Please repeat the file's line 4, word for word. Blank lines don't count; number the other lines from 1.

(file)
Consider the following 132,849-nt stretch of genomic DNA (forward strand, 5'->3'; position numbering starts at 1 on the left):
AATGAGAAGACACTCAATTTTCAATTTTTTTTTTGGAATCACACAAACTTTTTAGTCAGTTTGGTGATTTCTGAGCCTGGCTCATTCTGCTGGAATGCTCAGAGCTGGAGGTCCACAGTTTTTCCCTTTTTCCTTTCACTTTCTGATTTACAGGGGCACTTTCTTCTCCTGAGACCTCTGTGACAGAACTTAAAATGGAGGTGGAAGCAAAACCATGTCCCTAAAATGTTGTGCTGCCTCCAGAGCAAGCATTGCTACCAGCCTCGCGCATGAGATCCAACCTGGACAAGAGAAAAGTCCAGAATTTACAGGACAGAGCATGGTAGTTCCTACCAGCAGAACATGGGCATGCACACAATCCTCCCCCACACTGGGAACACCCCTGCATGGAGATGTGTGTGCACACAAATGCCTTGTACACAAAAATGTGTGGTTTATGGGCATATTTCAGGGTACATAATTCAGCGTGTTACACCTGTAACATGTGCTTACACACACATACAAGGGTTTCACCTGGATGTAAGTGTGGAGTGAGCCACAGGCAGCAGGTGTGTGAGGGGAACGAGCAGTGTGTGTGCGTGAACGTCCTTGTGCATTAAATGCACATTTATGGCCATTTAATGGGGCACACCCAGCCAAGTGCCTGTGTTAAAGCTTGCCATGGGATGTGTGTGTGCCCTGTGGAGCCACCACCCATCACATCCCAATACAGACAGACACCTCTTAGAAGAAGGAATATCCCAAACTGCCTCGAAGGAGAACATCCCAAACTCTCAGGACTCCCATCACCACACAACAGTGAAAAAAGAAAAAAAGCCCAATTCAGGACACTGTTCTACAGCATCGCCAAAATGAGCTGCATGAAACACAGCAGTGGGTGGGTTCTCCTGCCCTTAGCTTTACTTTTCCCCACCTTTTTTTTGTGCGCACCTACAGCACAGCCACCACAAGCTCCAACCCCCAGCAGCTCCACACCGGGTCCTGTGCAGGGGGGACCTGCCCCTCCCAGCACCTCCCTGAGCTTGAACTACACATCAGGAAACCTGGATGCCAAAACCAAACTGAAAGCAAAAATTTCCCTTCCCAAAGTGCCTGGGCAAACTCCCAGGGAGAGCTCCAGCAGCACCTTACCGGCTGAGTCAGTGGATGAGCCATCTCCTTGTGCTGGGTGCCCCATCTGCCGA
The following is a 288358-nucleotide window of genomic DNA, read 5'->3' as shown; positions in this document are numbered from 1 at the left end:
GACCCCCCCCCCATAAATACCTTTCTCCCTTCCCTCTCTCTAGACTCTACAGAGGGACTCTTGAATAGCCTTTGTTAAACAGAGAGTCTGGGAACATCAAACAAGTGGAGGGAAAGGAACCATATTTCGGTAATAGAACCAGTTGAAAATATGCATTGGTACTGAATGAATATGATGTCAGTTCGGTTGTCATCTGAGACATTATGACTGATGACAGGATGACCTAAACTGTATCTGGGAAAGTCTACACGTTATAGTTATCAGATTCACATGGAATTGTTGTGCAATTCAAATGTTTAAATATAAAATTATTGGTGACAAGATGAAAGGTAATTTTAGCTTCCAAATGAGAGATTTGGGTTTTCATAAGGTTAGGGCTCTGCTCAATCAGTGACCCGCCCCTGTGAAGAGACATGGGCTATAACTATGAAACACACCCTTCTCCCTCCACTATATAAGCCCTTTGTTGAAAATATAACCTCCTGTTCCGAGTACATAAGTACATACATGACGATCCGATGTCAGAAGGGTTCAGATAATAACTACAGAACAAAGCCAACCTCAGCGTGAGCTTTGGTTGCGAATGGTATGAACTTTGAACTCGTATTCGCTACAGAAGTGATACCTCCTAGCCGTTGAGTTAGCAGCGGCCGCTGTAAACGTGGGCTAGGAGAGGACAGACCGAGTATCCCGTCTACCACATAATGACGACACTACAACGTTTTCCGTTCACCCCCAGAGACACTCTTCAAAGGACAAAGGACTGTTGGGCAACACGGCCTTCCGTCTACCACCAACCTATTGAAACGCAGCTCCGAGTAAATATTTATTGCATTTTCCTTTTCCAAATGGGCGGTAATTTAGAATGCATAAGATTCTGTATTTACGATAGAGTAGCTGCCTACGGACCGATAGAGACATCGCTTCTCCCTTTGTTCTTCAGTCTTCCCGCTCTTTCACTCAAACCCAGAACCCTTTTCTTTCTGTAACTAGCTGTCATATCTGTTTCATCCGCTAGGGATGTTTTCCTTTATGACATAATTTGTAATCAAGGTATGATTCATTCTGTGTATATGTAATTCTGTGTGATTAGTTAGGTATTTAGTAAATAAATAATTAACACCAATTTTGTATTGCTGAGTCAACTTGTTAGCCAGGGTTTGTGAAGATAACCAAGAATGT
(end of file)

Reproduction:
GACCCCCCCCCCATAAATACCTTTCTCCCTTCCCTCTCTCTAGACTCTACAGAGGGACTCTTGAATAGCCTTTGTTAAACAGAGAGTCTGGGAACATCAAACAAGTGGAGGGAAAGGAACCATATTTCGGTAATAGAACCAGTTGAAAATATGCATTGGTACTGAATGAATATGATGTCAGTTCGGTTGTCATCTGAGACATTATGACTGATGACAGGATGACCTAAACTGTATCTGGGAAAGTCTACACGTTATAGTTATCAGATTCACATGGAATTGTTGTGCAATTCAAATGTTTAAATATAAAATTATTGGTGACAAGATGAAAGGTAATTTTAGCTTCCAAATGAGAGATTTGGGTTTTCATAAGGTTAGGGCTCTGCTCAATCAGTGACCCGCCCCTGTGAAGAGACATGGGCTATAACTATGAAACACACCCTTCTCCCTCCACTATATAAGCCCTTTGTTGAAAATATAACCTCCTGTTCCGAGTACATAAGTACATACATGACGATCCGATGTCAGAAGGGTTCAGATAATAACTACAGAACAAAGCCAACCTCAGCGTGAGCTTTGGTTGCGAATGGTATGAACTTTGAACTCGTATTCGCTACAGAAGTGATACCTCCTAGCCGTTGAGTTAGCAGCGGCCGCTGTAAACGTGGGCTAGGAGAGGACAGACCGAGTATCCCGTCTACCACATAATGACGACACTACAACGTTTTCCGTTCACCCCCAGAGACACTCTTCAAAGGACAAAGGACTGTTGGGCAACACGGCCTTCCGTCTACCACCAACCTATTGAAACGCAGCTCCGAGTAAATATTTATTGCATTTTCCTTTTCCAAATGGGCGGTAATTTAGAATGCATAAGATTCTGTATTTACGATAGAGTAGCTGCCTACGGACCGATAGAGACATCGCTTCTCCCTTTGTTCTTCAGTCTTCCCGCTCTTTCACTCAAACCCAGAACCCTTTTCTTTCTGTAACTAGCTGTCATATCTGTTTCATCCGCTAGGGATGTTTTCCTTTATGACATAATTTGTAATCAAGGTATGATTCATTCTGTGTATATGTAATTCTGTGTGATTAGTTAGGTATTTAGTAAATAAATAATTAACACCAATTTTGTATTGCTGAGTCAACTTGTTAGCCAGGGTTTGTGAAGATAACCAAGAATGT